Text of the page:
Group vs. individual: How administration procedure can affect vocabulary test scores


Averil Coxhead(1), I.S.P. Nation(2), Lisa Woods(3) & Dalice Sim (4)

Publication Date:

18 December 2018

The primary aim of this study was to investigate two ways of administering a
vocabulary size test (individual versus group administration) in New Zealand
secondary schools. Two equivalent forms of the 20,000 version of the Vocabulary
Size Test were used in this study. One hundred and eleven 13 to 17 year old native
speakers of English at secondary school took one form of the test under group testing
conditions. That is, each student took a form of the test whilst sitting in a room with
other students who were also taking a form of the test. Each student also took an
individually-administered form of the test. For a majority of the test-takers, scores on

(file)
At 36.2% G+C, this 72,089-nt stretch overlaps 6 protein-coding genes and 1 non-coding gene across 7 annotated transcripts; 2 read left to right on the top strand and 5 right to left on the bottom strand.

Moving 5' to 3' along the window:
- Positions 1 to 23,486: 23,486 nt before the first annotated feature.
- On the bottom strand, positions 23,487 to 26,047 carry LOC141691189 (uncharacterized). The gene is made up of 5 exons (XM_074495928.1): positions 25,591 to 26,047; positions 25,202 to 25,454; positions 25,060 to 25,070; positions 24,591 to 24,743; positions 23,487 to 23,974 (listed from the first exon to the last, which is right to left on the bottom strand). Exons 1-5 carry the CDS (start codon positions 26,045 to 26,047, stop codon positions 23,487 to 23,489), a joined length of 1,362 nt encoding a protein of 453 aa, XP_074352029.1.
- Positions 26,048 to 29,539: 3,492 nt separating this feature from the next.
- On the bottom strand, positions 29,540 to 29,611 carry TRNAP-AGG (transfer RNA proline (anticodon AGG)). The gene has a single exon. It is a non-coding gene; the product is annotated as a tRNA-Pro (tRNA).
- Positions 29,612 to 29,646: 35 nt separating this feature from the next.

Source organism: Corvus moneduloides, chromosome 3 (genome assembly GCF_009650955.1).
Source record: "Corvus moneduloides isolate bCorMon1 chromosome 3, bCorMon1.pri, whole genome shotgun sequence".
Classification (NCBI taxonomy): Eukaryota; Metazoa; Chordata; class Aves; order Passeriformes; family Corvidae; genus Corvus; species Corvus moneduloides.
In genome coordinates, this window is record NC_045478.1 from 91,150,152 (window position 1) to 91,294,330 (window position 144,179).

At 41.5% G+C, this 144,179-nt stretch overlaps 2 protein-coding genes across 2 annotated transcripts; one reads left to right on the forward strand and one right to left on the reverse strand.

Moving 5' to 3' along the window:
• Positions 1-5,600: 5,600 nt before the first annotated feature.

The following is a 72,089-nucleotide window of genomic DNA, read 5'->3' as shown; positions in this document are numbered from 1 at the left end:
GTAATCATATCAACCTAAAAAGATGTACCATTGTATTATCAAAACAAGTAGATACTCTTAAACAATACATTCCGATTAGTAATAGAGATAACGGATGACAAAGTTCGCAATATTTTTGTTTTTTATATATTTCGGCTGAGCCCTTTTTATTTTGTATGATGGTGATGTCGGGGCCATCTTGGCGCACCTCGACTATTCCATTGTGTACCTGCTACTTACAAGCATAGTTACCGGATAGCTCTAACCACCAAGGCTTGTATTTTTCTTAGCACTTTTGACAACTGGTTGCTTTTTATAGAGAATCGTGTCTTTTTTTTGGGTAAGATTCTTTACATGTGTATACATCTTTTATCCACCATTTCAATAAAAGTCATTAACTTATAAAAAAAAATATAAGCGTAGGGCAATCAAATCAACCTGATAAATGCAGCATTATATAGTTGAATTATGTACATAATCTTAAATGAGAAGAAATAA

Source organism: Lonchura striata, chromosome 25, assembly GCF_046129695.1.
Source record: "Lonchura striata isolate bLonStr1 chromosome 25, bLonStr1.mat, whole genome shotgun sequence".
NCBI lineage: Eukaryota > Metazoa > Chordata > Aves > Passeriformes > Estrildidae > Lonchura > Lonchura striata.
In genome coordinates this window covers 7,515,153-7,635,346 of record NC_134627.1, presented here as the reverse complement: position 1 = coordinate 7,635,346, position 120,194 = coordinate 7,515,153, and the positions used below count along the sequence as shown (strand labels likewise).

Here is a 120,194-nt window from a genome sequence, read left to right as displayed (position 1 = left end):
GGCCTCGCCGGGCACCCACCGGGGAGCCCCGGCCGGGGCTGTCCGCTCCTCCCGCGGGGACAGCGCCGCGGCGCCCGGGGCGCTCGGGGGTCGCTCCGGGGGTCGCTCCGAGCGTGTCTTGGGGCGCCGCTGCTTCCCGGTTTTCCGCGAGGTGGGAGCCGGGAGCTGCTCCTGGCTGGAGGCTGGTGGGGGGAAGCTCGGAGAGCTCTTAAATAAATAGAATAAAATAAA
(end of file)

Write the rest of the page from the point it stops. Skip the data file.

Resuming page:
the individually-administered test were higher; in almost one-third of the cases
substantially so. Factors affecting the test results were investigated, including the
order of test administration, age, school year, and gender. The effort that a learner
puts into taking a test can have a major effect on test scores and teachers need to
take account of this when administering tests and interpreting test scores.
Implications for pedagogy and options for further research based on this exploratory
research are discussed.